Thracian artifacts from the Vassil Bozhkov’s Collection

Bronze Etruscan wine jug with Gorgoneion on the handle

The Vassil Bozhkov Collection is considered one of the most valuable and unique private collections
worldwide. Including more than 3000 artefacts dated from the 8 th century BC to the 6 th century AD,
this rich archaeological assemblage speaks for the cultural, religious, and political development of
the antique world as well as the high level of craftsmanship mastered by different ancient
civilizations. Some of the most noteworthy exemplars are ascribed to workshops in Scythia, Thrace,
Greece, and Etruria. Other rare pieces from the VBC derive from the Middle and Near East, Asia
Minor, the North Aegean coast and other places.

Bronze Etruscan wine jug with Gorgoneion on the handle
Bronze Etruscan wine jug with Gorgoneion on the handle

This particular oinochoe, for example, belongs to the Etruscan art. The Etruscans resided in central
Italy during the 9 th -2 nd century BC and were known for their skills in pottery, portraiture, colourful
tomb paintings, as well as metal sculptures. Despite the fact that the Etruscan artists borrowed and
implemented different characteristics and techniques from the antique Greek artistic style, the
formal still showcased distinctive features and forms.

Bronze Etruscan wine jug with Gorgoneion on the handle

/Illustration of Bronze Etruscan Oinochoe from the 475-450 century BC/

In this sense, the bronze piece from Vassil Bozhkov Collection is made with a raised globular body and
round mouth. It is a quite popular shape used for the making of metal oinochoe in workshops in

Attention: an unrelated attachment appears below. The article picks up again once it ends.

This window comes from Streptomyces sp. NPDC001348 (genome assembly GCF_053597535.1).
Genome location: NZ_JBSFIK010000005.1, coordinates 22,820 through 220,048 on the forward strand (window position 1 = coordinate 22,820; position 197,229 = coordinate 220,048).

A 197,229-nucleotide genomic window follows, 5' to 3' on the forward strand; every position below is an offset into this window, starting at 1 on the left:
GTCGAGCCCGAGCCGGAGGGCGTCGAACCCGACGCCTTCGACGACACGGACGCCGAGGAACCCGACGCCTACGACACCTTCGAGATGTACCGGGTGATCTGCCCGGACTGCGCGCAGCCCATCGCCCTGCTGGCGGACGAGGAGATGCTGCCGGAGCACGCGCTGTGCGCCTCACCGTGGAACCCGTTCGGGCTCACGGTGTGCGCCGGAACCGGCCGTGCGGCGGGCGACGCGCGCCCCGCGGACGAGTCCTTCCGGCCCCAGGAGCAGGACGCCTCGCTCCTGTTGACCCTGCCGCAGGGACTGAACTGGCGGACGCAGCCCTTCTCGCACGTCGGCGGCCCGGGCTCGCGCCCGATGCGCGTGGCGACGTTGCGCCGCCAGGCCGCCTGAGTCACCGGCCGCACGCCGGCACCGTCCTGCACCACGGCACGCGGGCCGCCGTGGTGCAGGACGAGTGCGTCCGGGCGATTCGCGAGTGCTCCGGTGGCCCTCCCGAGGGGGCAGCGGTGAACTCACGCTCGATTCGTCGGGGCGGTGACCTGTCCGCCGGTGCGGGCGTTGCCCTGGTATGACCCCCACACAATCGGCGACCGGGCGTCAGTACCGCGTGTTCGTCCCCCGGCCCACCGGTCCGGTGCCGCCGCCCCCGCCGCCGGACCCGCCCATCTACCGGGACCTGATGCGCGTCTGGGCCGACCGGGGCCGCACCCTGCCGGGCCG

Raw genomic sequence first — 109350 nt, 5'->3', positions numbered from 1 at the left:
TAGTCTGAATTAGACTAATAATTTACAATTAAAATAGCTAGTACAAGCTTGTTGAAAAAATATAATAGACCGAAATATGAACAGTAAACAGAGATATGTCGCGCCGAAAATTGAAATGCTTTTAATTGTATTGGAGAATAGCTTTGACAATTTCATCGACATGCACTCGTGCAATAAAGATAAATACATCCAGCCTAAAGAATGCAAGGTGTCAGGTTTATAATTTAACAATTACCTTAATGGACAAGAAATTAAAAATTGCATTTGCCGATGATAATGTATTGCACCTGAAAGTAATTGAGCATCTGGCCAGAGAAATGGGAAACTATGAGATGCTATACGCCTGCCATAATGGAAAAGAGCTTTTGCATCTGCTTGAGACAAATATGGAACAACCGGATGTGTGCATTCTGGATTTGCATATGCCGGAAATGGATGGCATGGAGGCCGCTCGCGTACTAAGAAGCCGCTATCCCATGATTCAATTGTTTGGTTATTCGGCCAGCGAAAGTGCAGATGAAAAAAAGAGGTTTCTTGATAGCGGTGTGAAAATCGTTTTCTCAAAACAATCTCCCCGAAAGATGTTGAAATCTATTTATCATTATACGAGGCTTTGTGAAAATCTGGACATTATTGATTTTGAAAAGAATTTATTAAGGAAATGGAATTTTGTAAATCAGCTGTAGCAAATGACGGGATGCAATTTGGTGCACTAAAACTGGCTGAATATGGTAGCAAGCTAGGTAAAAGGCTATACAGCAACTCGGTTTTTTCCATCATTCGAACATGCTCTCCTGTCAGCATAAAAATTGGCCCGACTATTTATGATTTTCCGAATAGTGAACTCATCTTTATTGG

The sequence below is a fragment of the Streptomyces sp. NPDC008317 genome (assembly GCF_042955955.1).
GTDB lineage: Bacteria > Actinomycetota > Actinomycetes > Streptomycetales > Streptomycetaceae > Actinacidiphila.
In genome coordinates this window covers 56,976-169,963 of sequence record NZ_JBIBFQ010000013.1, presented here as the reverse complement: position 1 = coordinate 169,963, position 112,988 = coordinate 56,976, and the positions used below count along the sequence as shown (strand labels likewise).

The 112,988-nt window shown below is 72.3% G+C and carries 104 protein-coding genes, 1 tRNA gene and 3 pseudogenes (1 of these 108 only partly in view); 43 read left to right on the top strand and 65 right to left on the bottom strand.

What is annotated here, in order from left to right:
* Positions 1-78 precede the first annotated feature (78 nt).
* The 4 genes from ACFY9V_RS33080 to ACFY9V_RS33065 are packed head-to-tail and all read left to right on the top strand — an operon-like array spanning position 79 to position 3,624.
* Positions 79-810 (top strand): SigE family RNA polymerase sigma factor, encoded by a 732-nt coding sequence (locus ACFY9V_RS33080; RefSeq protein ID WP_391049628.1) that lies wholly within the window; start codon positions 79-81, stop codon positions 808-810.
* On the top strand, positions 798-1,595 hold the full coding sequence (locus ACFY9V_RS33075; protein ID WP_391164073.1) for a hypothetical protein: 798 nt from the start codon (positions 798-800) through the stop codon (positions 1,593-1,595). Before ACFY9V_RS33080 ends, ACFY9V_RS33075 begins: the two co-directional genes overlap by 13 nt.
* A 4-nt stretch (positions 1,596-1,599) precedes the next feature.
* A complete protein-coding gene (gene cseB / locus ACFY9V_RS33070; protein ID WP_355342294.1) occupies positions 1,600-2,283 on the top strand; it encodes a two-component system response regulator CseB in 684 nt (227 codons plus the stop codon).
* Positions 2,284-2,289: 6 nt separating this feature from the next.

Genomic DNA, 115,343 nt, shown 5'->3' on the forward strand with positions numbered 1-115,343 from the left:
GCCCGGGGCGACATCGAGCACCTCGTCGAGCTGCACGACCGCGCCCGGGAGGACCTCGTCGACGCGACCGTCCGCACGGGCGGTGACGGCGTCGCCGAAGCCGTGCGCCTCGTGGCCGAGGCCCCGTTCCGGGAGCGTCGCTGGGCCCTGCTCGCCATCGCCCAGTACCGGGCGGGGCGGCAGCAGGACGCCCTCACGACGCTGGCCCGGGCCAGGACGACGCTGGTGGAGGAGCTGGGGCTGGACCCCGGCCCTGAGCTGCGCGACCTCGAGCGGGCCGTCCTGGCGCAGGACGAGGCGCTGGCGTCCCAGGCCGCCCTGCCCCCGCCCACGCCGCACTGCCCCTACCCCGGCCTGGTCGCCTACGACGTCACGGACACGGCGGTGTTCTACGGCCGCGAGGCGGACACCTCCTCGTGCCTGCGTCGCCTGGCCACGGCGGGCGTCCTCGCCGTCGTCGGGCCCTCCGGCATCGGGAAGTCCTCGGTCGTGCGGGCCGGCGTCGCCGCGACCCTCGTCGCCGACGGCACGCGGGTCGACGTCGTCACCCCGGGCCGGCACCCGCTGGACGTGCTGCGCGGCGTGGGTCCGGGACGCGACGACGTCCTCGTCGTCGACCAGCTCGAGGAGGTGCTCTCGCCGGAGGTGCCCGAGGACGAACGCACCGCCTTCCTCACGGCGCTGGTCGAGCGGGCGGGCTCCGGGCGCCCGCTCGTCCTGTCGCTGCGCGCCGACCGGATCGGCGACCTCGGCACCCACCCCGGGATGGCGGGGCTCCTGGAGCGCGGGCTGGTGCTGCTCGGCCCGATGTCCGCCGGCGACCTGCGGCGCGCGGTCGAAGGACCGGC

Etruria, Greece, Corsica and Campania, especially during the Archaic to the Hellenistic period.
Although plain in style, there are still some embossed and chased elements remaining on the handle
of the bronze Etruscan oinochoe. This part of the ancient wine jug is attached to the rim and
carefully soldered on the body. Clearly visible and well-preserved are two attachments on the
handle. The upper one represents a rectangular plaque positioned right under the thick rim. The
second attachment is placed lower on the handle and is in the shape of a Gorgon face.

Gorgon’s face on Bronze Ancient Wine Jug from Vassil Bozhkov Collection
Gorgon’s face on Bronze Ancient Wine Jug from Vassil Bozhkov Collection

What is interesting is that in ancient Greece the Gorgoneion was used as a protective amulet. Apart
on this type of vessels, the Gorgo’s imagery could be seen inscribed on weapons, dishes, coins and
even clothes. Nevertheless, compared to similar objects, the Gorgoneion on the Vassil Bozhkov
oinochoe is one of the best preserved examples. Its grotesque grimace is highlighted by the eyes
that are wide open, large nose, and mouth with canine teeth and stuck-out tongue. Messy curls and
large ears with earrings in the shape of disks complete the menacing look of the Gorgon.
This bronze oinochoe is dated somewhere between 475-450 century BC. Unfortunately, its origin is
unknown.

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